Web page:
Job Release Scheme

Oral Answers to Questions — Employment – in the House of Commons at 12:00 am on 18th November 1986.

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Photo of Mr Robert Harvey Mr Robert Harvey , Clwyd South West 12:00 am, 18th November 1986

asked the Paymaster General what would be the current cost of reducing the age of qualifications of the job release scheme to 60 years; and how many jobs would be saved thereby.

Photo of Mr John Lee Mr John Lee , Pendle

A reduction from 64 to 60 in the qualifying age for the job release scheme would in the first year create some 50,000 opportunities for replacement workers. This would cost about £132 million in the first year and a further £196 million in subsequent years.

Photo of Mr Robert Harvey Mr Robert Harvey , Clwyd South West

In view of the cost effectiveness of reducing unemployment in this way and the great number of people seeking early retirement, will my hon. Friend therefore consider introducing this measure?

Photo of Mr John Lee Mr John Lee , Pendle

The scheme is effective but it is also costly and although it is under constant review we have no present plans to change it.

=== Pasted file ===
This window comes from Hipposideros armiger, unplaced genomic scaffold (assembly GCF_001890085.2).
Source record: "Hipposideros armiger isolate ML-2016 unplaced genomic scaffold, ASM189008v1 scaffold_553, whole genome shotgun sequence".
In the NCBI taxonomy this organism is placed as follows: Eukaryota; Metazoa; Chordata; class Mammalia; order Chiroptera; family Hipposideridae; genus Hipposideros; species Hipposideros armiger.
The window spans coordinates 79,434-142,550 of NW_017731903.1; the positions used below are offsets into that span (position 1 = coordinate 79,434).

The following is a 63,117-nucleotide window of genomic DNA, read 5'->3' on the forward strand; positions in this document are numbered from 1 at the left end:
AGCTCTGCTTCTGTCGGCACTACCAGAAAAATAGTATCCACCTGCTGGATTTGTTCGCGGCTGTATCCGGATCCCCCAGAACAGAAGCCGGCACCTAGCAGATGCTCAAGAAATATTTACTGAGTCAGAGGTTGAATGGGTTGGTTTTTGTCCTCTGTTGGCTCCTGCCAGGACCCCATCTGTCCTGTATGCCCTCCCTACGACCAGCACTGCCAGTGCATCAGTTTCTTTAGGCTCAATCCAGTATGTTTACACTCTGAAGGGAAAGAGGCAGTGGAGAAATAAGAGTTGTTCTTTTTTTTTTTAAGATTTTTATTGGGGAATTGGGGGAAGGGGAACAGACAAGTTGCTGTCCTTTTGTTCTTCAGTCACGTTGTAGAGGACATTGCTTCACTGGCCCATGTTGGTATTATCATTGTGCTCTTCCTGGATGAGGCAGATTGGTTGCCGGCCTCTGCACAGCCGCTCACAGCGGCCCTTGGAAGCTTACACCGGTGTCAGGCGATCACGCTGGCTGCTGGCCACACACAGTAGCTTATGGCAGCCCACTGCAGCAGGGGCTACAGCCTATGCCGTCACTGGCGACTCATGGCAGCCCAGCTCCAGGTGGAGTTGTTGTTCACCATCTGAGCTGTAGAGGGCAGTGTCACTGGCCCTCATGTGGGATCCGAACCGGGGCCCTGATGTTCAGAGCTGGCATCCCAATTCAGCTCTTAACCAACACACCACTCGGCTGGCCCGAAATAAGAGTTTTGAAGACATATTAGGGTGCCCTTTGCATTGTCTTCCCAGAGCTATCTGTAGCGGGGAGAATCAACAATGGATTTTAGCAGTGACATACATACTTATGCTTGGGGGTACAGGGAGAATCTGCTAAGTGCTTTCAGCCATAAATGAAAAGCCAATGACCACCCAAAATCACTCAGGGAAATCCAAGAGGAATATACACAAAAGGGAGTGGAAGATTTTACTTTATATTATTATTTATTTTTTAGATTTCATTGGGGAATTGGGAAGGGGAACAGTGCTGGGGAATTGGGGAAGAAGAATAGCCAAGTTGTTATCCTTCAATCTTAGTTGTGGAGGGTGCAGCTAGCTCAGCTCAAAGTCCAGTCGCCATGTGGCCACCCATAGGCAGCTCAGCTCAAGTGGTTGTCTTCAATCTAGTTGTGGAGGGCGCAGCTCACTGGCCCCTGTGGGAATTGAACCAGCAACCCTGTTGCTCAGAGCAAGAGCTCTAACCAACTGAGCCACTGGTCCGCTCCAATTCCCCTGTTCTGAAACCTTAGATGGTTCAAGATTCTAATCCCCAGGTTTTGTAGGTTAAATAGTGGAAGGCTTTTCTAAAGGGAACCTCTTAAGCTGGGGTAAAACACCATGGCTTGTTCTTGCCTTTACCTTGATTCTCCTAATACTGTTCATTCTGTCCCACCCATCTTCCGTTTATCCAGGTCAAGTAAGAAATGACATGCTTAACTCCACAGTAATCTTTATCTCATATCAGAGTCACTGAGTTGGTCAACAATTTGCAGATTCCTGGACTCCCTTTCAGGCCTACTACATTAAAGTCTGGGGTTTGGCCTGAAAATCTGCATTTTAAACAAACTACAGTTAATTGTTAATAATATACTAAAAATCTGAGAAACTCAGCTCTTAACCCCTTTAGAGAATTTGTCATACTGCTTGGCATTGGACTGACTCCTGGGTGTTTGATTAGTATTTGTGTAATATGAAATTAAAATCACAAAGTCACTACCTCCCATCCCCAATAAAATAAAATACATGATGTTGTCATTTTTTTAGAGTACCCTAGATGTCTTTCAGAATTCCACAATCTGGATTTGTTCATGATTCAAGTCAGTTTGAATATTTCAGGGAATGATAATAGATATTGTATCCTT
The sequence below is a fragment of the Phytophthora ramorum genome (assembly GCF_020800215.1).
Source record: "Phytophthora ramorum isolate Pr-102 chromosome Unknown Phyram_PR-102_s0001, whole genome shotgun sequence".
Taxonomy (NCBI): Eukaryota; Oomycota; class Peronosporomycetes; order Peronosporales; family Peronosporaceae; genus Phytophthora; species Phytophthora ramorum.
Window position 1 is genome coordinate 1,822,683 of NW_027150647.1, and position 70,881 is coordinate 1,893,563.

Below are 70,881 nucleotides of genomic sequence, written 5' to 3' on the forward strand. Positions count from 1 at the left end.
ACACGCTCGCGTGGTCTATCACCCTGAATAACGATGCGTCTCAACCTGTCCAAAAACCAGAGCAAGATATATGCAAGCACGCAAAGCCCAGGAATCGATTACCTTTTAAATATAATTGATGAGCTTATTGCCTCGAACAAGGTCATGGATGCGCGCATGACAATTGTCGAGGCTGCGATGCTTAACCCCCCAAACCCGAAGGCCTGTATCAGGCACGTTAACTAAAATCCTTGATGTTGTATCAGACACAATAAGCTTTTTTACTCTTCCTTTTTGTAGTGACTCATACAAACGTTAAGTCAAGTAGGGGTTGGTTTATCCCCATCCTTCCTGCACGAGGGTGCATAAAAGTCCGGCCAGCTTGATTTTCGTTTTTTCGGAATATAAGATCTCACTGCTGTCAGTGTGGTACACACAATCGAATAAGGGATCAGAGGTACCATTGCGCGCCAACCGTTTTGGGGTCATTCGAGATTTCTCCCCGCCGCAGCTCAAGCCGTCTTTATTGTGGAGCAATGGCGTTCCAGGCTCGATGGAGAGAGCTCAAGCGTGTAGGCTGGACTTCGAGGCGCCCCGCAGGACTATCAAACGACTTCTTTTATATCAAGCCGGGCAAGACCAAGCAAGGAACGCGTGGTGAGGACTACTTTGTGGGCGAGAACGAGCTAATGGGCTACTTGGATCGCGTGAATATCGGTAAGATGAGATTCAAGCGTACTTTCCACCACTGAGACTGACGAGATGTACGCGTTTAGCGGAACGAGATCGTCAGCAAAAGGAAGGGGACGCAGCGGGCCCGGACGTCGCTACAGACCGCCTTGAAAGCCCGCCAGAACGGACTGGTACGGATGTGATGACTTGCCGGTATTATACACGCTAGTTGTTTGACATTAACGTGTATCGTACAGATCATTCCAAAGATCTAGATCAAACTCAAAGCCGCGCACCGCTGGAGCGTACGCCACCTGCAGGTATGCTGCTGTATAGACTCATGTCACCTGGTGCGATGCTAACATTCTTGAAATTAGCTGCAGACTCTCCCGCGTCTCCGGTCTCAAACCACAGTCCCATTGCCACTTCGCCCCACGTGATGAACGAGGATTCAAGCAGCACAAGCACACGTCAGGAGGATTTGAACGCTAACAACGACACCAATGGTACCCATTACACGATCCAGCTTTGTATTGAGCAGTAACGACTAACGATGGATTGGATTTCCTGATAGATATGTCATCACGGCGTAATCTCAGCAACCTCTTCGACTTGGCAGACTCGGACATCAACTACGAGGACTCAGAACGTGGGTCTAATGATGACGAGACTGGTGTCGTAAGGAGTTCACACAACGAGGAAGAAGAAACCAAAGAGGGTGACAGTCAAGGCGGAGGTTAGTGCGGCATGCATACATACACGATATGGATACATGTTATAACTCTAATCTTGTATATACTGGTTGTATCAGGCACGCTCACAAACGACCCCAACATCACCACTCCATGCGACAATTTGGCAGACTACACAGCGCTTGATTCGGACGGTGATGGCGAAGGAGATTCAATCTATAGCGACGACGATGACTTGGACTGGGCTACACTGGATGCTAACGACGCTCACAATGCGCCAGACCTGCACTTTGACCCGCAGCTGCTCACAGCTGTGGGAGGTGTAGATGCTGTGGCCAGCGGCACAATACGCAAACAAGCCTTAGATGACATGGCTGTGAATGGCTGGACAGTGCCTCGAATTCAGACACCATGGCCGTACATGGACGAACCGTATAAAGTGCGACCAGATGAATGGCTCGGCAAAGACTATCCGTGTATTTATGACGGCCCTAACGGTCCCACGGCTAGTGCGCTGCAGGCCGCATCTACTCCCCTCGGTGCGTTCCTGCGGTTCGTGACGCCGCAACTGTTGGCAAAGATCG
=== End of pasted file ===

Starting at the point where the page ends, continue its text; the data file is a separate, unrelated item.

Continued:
Photo of Mr Greville Janner Mr Greville Janner , Leicester West

The Government are continuing relentlessly to fiddle the unemployment figures. Would it not be better to give men and women the right to retire voluntarily at 60? That would give to people who want it a dignified retirement and their jobs would become available for younger people who are desperate for work.

Photo of Mr John Lee Mr John Lee , Pendle

I have nothing to add to my answer.

Photo of Mr John Evans Mr John Evans , St Helens North

In view of the popularity of this scheme with employers and employees, why do the Government not adopt a step-by-step approach by reducing the retirement age one year at a time? They could start by reducing it to at least the qualifying age of 63, which is what it was when the Government took office.

Photo of Mr John Lee Mr John Lee , Pendle

That is always a possibility and an option. There have been seven changes in the age conditions since 1977. At present about 30,000 people are supported under the scheme, at a total cost of £111 million. It is an expensive scheme.